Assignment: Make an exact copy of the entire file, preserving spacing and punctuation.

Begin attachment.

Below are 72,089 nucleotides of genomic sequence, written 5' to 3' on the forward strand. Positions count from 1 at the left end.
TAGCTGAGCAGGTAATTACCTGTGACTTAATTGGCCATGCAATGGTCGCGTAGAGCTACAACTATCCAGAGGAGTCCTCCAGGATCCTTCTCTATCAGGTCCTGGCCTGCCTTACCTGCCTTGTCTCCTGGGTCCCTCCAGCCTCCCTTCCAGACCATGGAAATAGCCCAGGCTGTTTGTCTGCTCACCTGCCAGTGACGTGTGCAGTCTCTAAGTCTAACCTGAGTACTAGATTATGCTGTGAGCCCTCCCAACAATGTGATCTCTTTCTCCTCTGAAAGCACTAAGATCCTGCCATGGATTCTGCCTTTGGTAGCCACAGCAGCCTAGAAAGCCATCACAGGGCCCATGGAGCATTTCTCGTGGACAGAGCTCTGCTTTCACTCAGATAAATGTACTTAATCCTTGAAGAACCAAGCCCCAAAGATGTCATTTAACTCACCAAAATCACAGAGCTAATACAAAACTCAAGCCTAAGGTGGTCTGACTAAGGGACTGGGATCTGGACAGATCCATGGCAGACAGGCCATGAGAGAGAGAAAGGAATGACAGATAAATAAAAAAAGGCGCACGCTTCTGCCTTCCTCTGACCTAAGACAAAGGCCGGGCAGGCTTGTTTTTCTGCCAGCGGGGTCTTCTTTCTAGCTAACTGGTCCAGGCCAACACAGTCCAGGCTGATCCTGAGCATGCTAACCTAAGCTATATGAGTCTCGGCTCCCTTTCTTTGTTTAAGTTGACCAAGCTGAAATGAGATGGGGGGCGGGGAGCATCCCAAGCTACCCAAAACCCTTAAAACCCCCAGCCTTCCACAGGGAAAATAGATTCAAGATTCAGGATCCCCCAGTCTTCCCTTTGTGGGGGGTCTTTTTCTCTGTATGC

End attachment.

Below are 72,089 nucleotides of genomic sequence, written 5' to 3' on the forward strand. Positions count from 1 at the left end.
TAGCTGAGCAGGTAATTACCTGTGACTTAATTGGCCATGCAATGGTCGCGTAGAGCTACAACTATCCAGAGGAGTCCTCCAGGATCCTTCTCTATCAGGTCCTGGCCTGCCTTACCTGCCTTGTCTCCTGGGTCCCTCCAGCCTCCCTTCCAGACCATGGAAATAGCCCAGGCTGTTTGTCTGCTCACCTGCCAGTGACGTGTGCAGTCTCTAAGTCTAACCTGAGTACTAGATTATGCTGTGAGCCCTCCCAACAATGTGATCTCTTTCTCCTCTGAAAGCACTAAGATCCTGCCATGGATTCTGCCTTTGGTAGCCACAGCAGCCTAGAAAGCCATCACAGGGCCCATGGAGCATTTCTCGTGGACAGAGCTCTGCTTTCACTCAGATAAATGTACTTAATCCTTGAAGAACCAAGCCCCAAAGATGTCATTTAACTCACCAAAATCACAGAGCTAATACAAAACTCAAGCCTAAGGTGGTCTGACTAAGGGACTGGGATCTGGACAGATCCATGGCAGACAGGCCATGAGAGAGAGAAAGGAATGACAGATAAATAAAAAAAGGCGCACGCTTCTGCCTTCCTCTGACCTAAGACAAAGGCCGGGCAGGCTTGTTTTTCTGCCAGCGGGGTCTTCTTTCTAGCTAACTGGTCCAGGCCAACACAGTCCAGGCTGATCCTGAGCATGCTAACCTAAGCTATATGAGTCTCGGCTCCCTTTCTTTGTTTAAGTTGACCAAGCTGAAATGAGATGGGGGGCGGGGAGCATCCCAAGCTACCCAAAACCCTTAAAACCCCCAGCCTTCCACAGGGAAAATAGATTCAAGATTCAGGATCCCCCAGTCTTCCCTTTGTGGGGGGTCTTTTTCTCTGTATGC